To mark the end of 2018 we’ve compiled a list of five charts on some of the major stories from the last twelve months in European politics.
[separator top=”40″ style=”none”] [title size=”2″]1. The gap between wages and productivity[/title]
In many EU states, wage growth has been lagging behind productivity growth over recent decades. Bela Galgoczi examined why wages and productivity – essential for a fair distribution of the spoils of economic growth – have increasingly decoupled from each other across European countries.
Source: real compensation/worker, real productivity per worker (AMECO, 2018)
[separator top=”40″ style=”none”] [title size=”2″]2. Who was to blame for the crisis?[/title]
The Eurozone crisis has left a lasting mark on European politics, but how do different states assign blame for the crisis? A new study from Henrik Müller, Giuseppe Porcaro and Gerret von Nordheim illustrated how different actors have been assigned blame for the crisis in France, Germany, Italy and Spain.
Note: ‘Blame’ for the Eurozone crisis in France’s Le Monde newspaper.
[separator top=”40″ style=”none”] [title size=”2″]3. Support for Vox in the 2018 Andalusian election and share of municipal population born abroad (excluding those from Western Europe)[/title]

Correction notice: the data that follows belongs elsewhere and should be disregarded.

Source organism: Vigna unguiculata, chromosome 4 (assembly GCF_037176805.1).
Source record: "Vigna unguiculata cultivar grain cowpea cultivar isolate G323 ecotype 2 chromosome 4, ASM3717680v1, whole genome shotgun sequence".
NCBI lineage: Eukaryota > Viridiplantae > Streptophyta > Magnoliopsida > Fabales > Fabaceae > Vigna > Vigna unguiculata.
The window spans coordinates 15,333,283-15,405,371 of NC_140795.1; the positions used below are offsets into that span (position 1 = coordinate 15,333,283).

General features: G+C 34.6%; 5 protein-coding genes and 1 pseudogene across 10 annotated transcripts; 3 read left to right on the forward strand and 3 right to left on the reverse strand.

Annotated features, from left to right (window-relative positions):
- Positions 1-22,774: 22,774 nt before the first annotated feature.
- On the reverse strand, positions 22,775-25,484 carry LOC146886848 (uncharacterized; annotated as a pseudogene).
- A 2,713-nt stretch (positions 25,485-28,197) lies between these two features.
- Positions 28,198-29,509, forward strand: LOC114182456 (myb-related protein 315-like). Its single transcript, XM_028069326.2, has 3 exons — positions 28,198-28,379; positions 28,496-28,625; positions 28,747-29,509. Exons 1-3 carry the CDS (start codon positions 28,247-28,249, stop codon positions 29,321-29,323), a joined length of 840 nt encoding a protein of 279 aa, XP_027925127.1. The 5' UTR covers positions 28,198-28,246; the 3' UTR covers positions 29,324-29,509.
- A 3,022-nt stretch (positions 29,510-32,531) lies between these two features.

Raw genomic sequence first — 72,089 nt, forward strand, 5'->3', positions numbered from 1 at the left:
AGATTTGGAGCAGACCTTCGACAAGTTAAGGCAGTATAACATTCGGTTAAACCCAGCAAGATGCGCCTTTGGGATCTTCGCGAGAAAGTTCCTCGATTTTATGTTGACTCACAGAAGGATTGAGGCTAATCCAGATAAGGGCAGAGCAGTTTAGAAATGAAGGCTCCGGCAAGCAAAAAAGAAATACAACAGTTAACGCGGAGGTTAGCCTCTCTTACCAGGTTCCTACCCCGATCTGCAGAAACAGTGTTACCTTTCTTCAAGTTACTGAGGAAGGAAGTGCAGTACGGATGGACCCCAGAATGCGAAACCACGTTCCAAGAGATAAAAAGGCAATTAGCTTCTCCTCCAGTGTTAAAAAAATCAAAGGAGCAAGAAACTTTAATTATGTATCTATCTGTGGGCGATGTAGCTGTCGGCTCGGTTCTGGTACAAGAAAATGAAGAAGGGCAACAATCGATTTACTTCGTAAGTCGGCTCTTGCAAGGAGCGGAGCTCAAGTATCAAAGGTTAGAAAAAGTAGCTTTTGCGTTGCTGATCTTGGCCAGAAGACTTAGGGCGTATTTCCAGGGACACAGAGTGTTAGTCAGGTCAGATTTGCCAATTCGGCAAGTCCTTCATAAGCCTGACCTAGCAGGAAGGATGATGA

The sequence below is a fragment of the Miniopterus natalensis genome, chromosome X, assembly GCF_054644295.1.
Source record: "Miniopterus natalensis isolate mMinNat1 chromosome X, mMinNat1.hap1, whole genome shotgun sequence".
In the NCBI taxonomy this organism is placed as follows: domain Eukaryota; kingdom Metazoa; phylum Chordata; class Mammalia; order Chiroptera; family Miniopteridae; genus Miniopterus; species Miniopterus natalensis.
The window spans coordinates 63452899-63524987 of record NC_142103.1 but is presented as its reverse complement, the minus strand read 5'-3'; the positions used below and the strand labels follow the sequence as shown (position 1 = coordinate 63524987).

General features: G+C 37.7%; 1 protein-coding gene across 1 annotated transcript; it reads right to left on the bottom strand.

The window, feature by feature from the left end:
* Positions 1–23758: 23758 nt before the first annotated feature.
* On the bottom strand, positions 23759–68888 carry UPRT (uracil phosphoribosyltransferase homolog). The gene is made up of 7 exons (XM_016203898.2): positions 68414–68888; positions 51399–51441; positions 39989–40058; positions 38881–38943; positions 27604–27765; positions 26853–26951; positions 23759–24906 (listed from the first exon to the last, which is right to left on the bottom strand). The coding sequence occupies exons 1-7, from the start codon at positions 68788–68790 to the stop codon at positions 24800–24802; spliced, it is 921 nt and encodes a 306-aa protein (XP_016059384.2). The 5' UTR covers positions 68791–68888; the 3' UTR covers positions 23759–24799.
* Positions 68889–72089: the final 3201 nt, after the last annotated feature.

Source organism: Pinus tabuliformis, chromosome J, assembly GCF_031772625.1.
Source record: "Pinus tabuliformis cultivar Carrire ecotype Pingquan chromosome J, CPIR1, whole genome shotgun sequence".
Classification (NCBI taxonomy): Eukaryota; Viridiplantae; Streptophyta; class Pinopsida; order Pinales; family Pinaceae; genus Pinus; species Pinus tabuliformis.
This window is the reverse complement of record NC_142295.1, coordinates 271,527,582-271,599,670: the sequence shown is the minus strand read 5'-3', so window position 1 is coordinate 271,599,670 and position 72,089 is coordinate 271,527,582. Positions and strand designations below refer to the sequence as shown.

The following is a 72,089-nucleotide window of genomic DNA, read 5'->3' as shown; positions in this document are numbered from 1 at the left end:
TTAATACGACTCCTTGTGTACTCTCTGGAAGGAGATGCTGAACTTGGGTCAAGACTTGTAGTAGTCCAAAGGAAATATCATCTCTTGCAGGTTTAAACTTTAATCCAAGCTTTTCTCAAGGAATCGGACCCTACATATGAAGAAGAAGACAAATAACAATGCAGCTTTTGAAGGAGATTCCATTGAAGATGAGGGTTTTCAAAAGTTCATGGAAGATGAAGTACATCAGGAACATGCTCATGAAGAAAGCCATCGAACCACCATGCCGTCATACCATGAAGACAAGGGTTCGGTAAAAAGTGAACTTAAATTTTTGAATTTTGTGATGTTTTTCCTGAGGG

On 2 December, a radical right party – Vox – gained representation in the regional parliament of Andalusia: the first time such a party had won seats in a Spanish regional assembly since the country’s transition to democracy. Dimiter Toshkov charted the link between immigration and support for the party in different parts of Andalusia.
Note: Electoral data from Junta de Andalucía; demographic data from Instituto de Estadística y Cartografía de Andalucía.
[separator top=”40″ style=”none”] [title size=”2″]4. Understanding Italy’s bipolar populism[/title]
Italy’s election in March established the Five Star Movement and the League as the country’s two largest political players. Chiara Vinciguerra sought to understand the new dynamics of Italy’s party system, and the geographic variation that existed in support for the two parties.
Data source: Italian Ministry of Interior, 2018 general election
[separator top=”40″ style=”none”] [title size=”2″]5. Average negotiation success of member states, Eurozone reform negotiations, 2010-2015[/title]
Eurozone reform continued to be a major talking point in 2018. A new study by Magnus Lundgren provided some context on which states have proven to be most successful in reform negotiations – highlighting that while there is a perception Germany was the single most important player, the average negotiation success of states was surprisingly balanced.
Note: Average negotiation success of EU member states during Eurozone reform negotiations, 2010-2015. Negotiation success (0-100) measured based on how frequently a member attained its preferred outcome. Data on 39 different negotiations.
Note: Interviews give the views of the interviewees, and not the position of EUROPP – European Politics and Policy, nor of the London School of Economics.